Today, TomDispatch regular Rebecca Gordon, author of American Nuremberg: The U.S. Officials Who Should Stand Trial for Post-9/11 War Crimes, offers us a striking look at the term the president and his men have been tossing around endlessly these last years: the "deep state." Actually -- no surprise, given TomDispatch and our world -- the deep state's been on the collective mind of this website for the last 17 years. At least, that's true if what we're talking about is this country's ever more powerful national security state and not just whatever government officials Donald Trump has felt frustrated by in the last 24 hours.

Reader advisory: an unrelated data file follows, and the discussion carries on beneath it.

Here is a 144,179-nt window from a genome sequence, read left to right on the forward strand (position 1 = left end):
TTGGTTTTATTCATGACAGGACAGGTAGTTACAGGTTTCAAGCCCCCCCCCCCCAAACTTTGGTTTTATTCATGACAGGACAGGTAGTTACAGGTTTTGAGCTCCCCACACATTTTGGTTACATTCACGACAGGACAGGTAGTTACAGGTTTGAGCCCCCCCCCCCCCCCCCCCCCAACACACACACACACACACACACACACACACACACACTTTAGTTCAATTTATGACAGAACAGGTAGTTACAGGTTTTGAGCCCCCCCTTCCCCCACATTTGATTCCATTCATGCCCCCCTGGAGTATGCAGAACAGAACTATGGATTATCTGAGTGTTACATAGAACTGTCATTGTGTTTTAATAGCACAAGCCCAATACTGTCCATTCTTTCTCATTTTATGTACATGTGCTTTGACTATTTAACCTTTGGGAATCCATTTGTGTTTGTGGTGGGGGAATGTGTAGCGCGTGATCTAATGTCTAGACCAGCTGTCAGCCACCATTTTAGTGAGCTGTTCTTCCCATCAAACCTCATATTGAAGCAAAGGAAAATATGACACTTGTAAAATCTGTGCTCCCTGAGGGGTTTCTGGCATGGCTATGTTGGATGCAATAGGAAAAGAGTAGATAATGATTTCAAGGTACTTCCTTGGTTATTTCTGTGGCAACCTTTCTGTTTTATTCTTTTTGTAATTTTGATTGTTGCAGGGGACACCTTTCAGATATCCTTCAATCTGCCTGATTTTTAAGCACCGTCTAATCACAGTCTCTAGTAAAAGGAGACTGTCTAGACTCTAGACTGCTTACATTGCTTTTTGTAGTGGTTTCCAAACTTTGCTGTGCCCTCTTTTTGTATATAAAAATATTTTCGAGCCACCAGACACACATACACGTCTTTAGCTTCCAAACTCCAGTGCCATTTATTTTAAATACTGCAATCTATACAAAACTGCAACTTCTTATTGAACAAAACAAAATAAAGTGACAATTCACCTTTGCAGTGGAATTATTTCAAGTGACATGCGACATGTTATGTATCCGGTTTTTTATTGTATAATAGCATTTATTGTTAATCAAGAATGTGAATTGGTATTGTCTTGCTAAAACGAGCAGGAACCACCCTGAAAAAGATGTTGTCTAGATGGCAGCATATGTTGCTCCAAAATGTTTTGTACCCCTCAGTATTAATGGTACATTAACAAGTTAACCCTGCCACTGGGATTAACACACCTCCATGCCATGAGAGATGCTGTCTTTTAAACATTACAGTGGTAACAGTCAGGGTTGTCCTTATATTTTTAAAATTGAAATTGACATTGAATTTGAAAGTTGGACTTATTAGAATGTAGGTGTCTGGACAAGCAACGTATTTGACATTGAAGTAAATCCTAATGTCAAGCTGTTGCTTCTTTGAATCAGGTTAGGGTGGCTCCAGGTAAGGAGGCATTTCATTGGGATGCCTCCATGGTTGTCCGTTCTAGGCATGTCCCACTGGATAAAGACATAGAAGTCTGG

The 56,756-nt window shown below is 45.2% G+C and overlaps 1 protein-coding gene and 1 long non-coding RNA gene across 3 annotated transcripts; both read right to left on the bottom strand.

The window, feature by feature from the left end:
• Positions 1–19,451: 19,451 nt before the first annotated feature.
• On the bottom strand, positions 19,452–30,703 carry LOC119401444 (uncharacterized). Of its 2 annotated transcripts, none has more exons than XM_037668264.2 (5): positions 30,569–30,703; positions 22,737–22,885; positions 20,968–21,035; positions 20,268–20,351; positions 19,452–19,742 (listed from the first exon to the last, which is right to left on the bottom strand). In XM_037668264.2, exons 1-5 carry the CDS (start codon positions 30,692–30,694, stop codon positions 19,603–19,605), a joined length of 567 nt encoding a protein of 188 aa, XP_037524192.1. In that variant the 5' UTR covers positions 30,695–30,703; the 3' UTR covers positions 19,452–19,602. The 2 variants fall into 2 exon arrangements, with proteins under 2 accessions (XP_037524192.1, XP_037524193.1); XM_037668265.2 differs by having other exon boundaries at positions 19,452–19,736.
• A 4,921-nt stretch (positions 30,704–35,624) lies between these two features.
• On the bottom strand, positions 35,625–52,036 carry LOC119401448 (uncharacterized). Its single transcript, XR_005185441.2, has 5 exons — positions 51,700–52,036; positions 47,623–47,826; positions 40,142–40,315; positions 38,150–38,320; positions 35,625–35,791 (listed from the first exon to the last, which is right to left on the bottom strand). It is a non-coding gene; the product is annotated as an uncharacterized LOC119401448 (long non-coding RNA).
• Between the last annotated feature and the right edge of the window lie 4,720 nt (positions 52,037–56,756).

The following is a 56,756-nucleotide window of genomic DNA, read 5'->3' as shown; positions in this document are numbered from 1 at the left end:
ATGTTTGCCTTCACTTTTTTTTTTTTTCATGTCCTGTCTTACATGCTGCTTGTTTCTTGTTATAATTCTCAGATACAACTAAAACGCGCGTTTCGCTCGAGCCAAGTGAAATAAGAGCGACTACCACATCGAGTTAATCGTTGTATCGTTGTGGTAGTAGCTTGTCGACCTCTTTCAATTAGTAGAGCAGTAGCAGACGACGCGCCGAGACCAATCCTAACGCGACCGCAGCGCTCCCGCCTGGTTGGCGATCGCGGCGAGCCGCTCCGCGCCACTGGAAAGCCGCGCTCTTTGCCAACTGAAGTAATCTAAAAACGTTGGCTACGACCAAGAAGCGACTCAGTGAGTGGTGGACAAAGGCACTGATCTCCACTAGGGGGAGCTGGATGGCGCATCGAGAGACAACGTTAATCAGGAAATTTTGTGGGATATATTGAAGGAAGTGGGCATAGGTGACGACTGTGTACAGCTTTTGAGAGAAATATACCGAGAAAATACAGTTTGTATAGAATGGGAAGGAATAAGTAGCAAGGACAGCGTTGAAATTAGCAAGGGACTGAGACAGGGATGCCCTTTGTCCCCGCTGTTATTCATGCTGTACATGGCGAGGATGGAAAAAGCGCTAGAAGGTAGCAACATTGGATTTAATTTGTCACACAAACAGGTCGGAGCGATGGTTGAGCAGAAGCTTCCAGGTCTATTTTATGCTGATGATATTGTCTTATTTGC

As it happens, though, in the privacy of my own thinking, I have another term for it entirely. I think of it as the "shallow state." Because to me, the deep state implies something hidden, something hard to see. In these years, however, the national security state, which Pentagon experts William Hartung and Mandy Smithberger estimate had a combined annual budget of at least $1.25 trillion in 2019, has become remarkably visible. It has, in essence, become the fourth branch of government.